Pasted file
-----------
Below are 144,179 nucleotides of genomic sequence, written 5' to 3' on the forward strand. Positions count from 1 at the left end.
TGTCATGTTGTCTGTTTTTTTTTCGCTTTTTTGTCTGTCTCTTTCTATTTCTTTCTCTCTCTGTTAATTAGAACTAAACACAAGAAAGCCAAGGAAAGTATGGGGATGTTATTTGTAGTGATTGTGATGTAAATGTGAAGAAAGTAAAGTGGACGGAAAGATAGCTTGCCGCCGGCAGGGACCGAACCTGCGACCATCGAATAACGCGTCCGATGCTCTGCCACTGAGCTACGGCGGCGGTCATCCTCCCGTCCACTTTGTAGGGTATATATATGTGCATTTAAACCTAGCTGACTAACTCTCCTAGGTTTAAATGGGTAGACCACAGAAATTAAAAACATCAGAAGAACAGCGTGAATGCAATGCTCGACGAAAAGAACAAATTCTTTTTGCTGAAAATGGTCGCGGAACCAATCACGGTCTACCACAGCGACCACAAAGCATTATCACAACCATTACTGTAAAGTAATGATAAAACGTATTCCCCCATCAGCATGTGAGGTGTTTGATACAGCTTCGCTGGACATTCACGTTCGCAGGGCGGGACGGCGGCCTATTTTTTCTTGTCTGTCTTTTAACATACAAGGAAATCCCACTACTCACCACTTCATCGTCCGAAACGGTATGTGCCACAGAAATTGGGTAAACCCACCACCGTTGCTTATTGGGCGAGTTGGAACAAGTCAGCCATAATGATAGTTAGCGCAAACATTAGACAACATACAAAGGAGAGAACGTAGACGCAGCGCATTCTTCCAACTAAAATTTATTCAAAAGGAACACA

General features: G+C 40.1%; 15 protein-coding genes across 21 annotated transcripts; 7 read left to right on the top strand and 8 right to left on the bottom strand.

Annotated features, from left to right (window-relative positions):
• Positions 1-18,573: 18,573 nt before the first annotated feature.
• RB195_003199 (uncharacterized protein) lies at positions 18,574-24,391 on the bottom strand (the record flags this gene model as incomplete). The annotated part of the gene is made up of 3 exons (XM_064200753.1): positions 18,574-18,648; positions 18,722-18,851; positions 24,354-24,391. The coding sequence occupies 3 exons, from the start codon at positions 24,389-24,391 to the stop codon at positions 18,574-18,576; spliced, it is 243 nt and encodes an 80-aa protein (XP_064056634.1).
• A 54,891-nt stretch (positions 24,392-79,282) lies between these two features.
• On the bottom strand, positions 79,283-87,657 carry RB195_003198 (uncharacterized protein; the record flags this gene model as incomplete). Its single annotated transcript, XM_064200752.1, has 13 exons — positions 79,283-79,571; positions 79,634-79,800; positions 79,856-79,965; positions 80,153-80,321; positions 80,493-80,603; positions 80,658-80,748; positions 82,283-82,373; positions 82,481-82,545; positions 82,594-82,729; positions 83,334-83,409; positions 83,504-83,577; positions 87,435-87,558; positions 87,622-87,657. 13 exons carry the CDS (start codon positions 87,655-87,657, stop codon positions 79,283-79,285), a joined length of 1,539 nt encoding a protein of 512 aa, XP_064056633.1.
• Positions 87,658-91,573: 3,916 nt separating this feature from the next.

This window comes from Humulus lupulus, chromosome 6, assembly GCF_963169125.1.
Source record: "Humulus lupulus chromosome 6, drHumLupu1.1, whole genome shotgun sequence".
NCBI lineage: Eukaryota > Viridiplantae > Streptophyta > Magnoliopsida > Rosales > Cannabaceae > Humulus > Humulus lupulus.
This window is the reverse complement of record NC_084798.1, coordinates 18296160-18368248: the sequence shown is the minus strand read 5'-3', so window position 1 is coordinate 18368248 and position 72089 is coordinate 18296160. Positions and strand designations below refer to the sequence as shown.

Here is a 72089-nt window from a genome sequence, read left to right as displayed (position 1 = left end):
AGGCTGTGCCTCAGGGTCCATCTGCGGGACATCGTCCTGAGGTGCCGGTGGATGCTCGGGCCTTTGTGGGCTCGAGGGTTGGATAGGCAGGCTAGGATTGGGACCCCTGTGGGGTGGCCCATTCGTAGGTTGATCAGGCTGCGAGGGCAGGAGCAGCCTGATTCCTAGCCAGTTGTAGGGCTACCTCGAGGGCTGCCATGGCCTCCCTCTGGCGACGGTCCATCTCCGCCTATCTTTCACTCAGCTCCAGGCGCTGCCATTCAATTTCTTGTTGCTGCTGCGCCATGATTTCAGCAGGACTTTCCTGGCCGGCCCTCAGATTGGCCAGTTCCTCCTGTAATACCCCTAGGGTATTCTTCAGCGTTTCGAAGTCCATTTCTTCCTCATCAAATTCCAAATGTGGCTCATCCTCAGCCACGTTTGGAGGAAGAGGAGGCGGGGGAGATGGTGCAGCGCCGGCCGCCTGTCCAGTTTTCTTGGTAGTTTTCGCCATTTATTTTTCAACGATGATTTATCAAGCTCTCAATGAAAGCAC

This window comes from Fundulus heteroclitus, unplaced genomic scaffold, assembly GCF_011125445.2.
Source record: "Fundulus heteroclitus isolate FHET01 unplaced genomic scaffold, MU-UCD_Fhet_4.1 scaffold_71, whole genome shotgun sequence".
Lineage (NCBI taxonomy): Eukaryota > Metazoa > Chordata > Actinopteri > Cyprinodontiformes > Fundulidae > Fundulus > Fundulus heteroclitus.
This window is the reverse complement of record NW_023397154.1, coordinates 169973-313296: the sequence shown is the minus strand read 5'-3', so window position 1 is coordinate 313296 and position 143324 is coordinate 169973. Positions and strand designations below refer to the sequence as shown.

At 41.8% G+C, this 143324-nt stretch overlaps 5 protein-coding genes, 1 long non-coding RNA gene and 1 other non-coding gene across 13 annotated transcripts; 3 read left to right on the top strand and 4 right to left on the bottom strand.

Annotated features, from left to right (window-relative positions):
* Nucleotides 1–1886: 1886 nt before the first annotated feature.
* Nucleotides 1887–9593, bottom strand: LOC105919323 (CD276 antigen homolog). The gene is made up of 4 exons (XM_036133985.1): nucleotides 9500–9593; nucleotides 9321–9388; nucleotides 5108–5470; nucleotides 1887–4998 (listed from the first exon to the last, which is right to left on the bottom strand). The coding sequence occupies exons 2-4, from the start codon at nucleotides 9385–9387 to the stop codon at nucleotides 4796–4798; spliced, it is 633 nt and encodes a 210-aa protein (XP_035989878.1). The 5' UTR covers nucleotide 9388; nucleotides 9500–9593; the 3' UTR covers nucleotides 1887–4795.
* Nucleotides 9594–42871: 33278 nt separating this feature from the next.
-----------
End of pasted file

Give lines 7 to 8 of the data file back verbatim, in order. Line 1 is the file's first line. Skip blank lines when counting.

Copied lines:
• A 54,891-nt stretch (positions 24,392-79,282) lies between these two features.
• On the bottom strand, positions 79,283-87,657 carry RB195_003198 (uncharacterized protein; the record flags this gene model as incomplete). Its single annotated transcript, XM_064200752.1, has 13 exons — positions 79,283-79,571; positions 79,634-79,800; positions 79,856-79,965; positions 80,153-80,321; positions 80,493-80,603; positions 80,658-80,748; positions 82,283-82,373; positions 82,481-82,545; positions 82,594-82,729; positions 83,334-83,409; positions 83,504-83,577; positions 87,435-87,558; positions 87,622-87,657. 13 exons carry the CDS (start codon positions 87,655-87,657, stop codon positions 79,283-79,285), a joined length of 1,539 nt encoding a protein of 512 aa, XP_064056633.1.